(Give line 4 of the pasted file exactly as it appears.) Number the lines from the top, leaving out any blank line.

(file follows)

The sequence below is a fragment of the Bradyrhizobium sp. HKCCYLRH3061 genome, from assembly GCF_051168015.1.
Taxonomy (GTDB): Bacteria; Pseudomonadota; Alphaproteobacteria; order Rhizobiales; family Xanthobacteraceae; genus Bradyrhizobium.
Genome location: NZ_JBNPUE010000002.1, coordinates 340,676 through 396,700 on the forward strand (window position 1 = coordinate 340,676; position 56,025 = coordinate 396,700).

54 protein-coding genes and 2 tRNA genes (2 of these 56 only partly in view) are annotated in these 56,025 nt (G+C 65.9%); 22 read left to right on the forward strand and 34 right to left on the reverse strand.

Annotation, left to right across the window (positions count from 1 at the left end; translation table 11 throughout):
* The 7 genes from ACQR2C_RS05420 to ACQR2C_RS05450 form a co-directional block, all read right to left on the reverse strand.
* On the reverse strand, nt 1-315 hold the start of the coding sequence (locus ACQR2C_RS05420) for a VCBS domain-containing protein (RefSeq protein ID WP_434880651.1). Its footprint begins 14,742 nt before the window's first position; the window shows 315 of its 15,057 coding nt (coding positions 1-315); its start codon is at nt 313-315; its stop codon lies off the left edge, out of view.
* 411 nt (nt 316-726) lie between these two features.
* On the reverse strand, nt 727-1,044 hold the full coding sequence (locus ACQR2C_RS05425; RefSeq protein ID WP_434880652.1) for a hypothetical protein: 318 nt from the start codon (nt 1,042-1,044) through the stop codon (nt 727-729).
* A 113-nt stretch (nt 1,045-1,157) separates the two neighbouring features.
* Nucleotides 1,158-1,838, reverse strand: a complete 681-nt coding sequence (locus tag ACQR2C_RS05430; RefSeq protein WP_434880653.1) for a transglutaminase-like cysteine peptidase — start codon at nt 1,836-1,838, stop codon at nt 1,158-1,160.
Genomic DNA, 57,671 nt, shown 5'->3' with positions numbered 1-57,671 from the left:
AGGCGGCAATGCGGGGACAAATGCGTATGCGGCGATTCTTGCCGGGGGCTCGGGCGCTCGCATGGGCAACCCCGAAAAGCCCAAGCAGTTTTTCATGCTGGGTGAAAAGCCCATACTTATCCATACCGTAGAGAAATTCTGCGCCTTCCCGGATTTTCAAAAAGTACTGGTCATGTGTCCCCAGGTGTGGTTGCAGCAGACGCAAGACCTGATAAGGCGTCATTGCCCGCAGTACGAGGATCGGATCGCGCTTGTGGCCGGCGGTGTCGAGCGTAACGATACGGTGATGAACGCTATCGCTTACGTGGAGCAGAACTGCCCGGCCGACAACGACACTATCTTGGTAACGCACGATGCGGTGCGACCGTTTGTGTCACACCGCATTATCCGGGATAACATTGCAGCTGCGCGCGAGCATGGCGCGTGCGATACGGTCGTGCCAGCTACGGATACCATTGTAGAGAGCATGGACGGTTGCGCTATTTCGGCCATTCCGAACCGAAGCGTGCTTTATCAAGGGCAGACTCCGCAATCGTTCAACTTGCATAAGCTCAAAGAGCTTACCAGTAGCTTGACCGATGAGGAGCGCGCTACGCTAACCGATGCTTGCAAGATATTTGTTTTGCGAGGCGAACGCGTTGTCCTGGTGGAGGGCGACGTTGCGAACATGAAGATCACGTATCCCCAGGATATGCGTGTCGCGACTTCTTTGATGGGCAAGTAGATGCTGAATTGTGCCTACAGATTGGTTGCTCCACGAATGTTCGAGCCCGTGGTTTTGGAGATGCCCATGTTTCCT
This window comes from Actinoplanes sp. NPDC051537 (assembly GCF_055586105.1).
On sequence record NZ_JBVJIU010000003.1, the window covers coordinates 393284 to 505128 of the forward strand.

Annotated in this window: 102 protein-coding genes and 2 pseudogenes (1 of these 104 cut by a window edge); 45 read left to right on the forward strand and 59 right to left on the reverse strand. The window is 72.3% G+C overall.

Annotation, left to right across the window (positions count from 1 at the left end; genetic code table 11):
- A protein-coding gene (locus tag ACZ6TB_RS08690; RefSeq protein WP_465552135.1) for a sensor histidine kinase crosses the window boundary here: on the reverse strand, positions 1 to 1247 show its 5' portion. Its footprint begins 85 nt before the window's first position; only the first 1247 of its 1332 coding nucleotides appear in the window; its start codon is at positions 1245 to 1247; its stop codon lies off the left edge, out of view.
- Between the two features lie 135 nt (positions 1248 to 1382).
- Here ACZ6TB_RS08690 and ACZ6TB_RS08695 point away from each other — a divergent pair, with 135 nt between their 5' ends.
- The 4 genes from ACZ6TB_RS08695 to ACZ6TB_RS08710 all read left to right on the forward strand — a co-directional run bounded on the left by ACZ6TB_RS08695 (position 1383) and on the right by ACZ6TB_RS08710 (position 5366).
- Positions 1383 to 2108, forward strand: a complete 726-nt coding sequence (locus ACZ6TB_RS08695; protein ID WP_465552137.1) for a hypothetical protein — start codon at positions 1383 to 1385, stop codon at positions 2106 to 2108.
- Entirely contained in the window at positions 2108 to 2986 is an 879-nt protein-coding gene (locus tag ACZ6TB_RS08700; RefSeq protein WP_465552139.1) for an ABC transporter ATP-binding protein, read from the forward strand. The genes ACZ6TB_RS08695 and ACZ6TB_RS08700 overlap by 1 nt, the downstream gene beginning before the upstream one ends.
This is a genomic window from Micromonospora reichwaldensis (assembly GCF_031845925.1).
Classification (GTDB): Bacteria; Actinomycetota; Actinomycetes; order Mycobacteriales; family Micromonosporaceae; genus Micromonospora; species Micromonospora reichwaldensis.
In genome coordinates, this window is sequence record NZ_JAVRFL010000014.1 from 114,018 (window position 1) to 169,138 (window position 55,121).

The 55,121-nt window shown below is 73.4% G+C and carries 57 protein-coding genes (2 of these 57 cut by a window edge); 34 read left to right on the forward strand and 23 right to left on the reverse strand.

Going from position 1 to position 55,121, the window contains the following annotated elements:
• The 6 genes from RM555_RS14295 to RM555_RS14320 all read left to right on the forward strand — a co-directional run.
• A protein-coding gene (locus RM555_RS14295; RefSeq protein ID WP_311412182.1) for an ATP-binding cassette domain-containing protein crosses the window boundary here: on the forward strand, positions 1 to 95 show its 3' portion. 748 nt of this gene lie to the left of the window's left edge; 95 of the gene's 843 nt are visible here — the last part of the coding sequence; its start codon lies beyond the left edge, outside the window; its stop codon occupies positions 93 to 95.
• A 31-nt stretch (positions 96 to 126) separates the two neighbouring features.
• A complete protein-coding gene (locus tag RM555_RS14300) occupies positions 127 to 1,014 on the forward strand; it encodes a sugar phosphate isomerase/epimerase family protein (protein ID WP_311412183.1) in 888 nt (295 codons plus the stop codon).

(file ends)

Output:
54 protein-coding genes and 2 tRNA genes (2 of these 56 only partly in view) are annotated in these 56,025 nt (G+C 65.9%); 22 read left to right on the forward strand and 34 right to left on the reverse strand.